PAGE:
The challenges facing all workers – and their employers, for that matter – at the moment are well documented. Businesses and the people within them are at the mercy of soaring costs from all angles, while wages are largely failing to keep up. Services throughout the country are under increased pressure, and one such service that is the source of a growing headache for HR is childcare.
Nearly 400 nurseries have closed in England alone since August 2020 according education regulator Ofsted, down from 27,610. According to the Early Years Alliance, 86% of early years providers say that the funding they receive for three- and four-year-olds doesn’t cover the cost of delivering those places.
This is all leaving parents worse off as their options for childcare decrease, all while the associated costs increase, making what was already one of the most costly childcare systems in the world, even more restrictive.
Why should HR be concerned?
Recent analysis from Business in the Community shows nursery places for children under the age of two costs parents in England 65% of their salary, and this figure is an even higher 71% for the east of England and inner London. For many parents this is becoming too big a burden, making it seem not worthwhile to work full time. As such, the numbers of people leaving work or reducing to part-time hours is increasing. And the last thing the employment market needs right now is a decrease in talent.
As well as this, given that childcare responsibilities have a disproportionate impact on women, there will be ramifications when it comes to diversity and inclusion, too. As it stands, nearly three-quarters of part-time workers are women, many of whom feel they simply have no choice but to work limited hours. With no sign of relief on the horizon when it comes to the cost of living, many more women may follow in these shoes. In the past year alone, the number of women out of work to look after a family has risen by 5%.
Many businesses are placing increased emphasis on how they approach diversity and inclusion, which makes the childcare crisis a key obstacle for them. Could flexible working be the answer for HR?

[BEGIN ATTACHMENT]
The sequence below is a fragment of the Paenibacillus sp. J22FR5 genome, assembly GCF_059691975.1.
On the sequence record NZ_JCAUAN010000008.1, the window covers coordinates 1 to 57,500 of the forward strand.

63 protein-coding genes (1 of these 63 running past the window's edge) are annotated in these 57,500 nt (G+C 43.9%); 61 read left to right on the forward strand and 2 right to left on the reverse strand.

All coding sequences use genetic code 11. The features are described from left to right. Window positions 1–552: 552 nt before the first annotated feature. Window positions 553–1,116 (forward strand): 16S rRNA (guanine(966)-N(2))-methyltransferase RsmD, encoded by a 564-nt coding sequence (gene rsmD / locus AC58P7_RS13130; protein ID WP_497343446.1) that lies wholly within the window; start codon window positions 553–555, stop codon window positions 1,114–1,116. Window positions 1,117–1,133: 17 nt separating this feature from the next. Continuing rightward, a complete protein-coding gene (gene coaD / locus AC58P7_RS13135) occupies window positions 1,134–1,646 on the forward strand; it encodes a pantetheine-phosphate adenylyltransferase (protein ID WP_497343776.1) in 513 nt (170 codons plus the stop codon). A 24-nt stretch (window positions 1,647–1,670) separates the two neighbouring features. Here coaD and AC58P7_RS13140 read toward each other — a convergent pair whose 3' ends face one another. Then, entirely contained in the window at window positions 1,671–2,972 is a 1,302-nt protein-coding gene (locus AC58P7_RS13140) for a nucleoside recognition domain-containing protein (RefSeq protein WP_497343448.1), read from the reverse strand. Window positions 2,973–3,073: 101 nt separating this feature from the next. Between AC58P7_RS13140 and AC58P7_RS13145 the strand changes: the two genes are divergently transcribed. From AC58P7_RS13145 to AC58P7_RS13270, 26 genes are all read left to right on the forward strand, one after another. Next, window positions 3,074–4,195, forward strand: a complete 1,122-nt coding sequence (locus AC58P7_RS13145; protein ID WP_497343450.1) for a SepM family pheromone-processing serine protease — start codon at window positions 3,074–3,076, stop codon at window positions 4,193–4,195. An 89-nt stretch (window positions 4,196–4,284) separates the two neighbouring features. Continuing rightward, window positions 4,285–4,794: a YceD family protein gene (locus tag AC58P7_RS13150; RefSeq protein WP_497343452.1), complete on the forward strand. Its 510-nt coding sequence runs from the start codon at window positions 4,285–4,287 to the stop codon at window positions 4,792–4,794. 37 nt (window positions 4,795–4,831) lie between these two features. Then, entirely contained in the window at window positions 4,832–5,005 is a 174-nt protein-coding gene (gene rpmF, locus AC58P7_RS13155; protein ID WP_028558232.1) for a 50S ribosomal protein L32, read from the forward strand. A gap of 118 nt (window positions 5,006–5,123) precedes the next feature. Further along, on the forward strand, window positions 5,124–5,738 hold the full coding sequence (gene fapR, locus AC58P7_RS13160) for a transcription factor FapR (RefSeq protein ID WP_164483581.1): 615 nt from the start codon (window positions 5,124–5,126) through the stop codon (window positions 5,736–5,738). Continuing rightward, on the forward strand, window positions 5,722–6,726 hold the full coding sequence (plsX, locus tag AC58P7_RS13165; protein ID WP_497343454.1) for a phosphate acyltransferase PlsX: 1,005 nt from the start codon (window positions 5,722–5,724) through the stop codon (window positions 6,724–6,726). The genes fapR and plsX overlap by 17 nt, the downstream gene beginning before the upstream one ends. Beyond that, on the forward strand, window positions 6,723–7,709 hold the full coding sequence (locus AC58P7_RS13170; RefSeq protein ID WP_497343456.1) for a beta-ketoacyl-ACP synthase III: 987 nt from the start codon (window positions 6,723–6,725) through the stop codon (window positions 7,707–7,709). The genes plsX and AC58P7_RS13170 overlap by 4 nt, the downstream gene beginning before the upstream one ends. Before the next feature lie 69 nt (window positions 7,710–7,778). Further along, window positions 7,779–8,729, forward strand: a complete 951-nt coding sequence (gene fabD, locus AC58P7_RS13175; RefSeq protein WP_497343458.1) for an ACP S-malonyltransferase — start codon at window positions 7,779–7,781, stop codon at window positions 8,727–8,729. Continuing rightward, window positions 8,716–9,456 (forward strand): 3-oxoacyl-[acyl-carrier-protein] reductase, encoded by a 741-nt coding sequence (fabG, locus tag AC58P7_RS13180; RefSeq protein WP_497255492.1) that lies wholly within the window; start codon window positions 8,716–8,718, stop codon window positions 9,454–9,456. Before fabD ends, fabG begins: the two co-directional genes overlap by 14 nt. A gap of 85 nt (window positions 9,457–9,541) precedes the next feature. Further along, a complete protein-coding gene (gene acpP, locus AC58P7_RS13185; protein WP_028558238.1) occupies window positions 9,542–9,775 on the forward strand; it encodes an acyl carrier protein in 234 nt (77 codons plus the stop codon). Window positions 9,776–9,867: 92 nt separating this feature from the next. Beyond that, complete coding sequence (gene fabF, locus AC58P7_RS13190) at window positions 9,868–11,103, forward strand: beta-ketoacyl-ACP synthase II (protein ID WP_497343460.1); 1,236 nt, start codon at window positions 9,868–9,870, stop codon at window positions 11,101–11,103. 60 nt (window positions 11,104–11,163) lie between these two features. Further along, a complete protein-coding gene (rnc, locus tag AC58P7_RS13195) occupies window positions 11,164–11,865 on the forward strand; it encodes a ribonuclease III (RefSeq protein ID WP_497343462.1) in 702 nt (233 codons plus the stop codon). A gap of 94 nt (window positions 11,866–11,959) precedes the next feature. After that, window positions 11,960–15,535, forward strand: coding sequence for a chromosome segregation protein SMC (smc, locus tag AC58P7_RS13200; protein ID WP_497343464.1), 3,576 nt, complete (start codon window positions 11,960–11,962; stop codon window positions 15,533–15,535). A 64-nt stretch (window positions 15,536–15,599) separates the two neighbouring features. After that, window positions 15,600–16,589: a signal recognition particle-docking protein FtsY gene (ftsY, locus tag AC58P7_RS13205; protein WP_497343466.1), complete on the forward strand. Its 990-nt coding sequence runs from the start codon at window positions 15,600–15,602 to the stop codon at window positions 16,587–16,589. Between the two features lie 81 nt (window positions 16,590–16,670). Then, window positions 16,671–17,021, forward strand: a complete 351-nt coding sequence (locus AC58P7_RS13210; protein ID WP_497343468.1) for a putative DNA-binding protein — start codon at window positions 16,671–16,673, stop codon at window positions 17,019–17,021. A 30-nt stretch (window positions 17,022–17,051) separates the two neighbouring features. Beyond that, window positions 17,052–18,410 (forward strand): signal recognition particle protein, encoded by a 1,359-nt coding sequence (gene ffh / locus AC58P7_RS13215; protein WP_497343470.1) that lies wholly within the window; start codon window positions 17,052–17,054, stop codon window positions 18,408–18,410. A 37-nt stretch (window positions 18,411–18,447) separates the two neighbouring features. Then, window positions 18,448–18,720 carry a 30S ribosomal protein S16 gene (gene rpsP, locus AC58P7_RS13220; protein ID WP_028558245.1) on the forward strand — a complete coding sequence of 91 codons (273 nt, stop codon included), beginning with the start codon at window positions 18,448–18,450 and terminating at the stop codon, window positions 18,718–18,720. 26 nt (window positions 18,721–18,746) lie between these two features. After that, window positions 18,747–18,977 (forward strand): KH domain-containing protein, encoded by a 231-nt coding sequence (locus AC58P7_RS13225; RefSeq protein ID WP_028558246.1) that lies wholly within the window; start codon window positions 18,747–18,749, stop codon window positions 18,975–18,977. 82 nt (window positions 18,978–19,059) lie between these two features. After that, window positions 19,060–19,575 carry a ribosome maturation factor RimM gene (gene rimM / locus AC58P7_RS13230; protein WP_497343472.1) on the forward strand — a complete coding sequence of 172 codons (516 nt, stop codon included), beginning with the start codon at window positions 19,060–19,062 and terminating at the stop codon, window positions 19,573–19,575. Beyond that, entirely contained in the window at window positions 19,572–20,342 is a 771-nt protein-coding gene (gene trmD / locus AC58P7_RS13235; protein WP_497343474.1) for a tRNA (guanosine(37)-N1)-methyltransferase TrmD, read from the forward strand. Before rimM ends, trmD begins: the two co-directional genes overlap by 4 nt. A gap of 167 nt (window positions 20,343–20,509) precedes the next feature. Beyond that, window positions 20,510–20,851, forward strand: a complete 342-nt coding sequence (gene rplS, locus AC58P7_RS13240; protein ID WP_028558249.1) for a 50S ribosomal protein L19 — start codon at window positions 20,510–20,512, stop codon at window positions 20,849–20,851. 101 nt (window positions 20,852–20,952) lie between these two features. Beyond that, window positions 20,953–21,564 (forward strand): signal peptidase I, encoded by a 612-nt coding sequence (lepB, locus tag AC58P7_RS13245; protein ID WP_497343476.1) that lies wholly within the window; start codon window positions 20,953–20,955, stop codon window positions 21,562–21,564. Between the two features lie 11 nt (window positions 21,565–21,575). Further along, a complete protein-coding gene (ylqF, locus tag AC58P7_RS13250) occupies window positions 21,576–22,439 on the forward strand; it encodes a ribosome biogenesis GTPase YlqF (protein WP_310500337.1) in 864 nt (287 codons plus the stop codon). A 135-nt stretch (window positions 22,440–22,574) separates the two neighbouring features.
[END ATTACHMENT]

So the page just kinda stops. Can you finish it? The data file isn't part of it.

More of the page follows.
Flexible working to combat the Childcare Crisis
Leaving a career entirely is the last resort. According to the annual motherhood survey from Workingmums.co.uk, two-thirds of working mothers feel their career ‘stalled’ after having children, and 58% were looking to move jobs, increase their hours or do an additional job to supplement their income. The reality is if employers want to keep these women in the workplace, they’re going to have to explore different ways to cater for their needs.
Flexible working is a key factor to consider. The annual motherhood survey revealed that flexible working was a ‘dealbreaker’ for three out of four mothers, with 86% saying they would look at the flexible working policy of a company before applying for any role with them. It is clear then, that facilitating working parents to carry out their job responsibilities in a way which allows them to navigate their childcare commitments could be the key to prevent them restricting their talent pool even further.
Some good news to report is that HR departments appear intent on addressing this. In Natural HR’s annual report, where we surveyed the HR community on the priorities, challenges and trends facing them in 2023, two-thirds of HR professionals reported that they were supporting flexible working initiatives. In fact, this was the most common scheme being promoted by HR, apart from wellbeing and mental health initiatives.
If you want to get the best out of your employees – whatever their working patterns – then you can truly unlock your people’s potential with HR software. Discover for yourself in a free demo from Natural HR here.